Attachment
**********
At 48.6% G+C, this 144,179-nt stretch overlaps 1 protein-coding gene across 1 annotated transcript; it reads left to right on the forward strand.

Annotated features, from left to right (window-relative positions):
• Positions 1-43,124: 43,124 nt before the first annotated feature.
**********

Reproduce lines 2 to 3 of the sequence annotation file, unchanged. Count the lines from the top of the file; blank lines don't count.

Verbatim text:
Annotated features, from left to right (window-relative positions):
• Positions 1-43,124: 43,124 nt before the first annotated feature.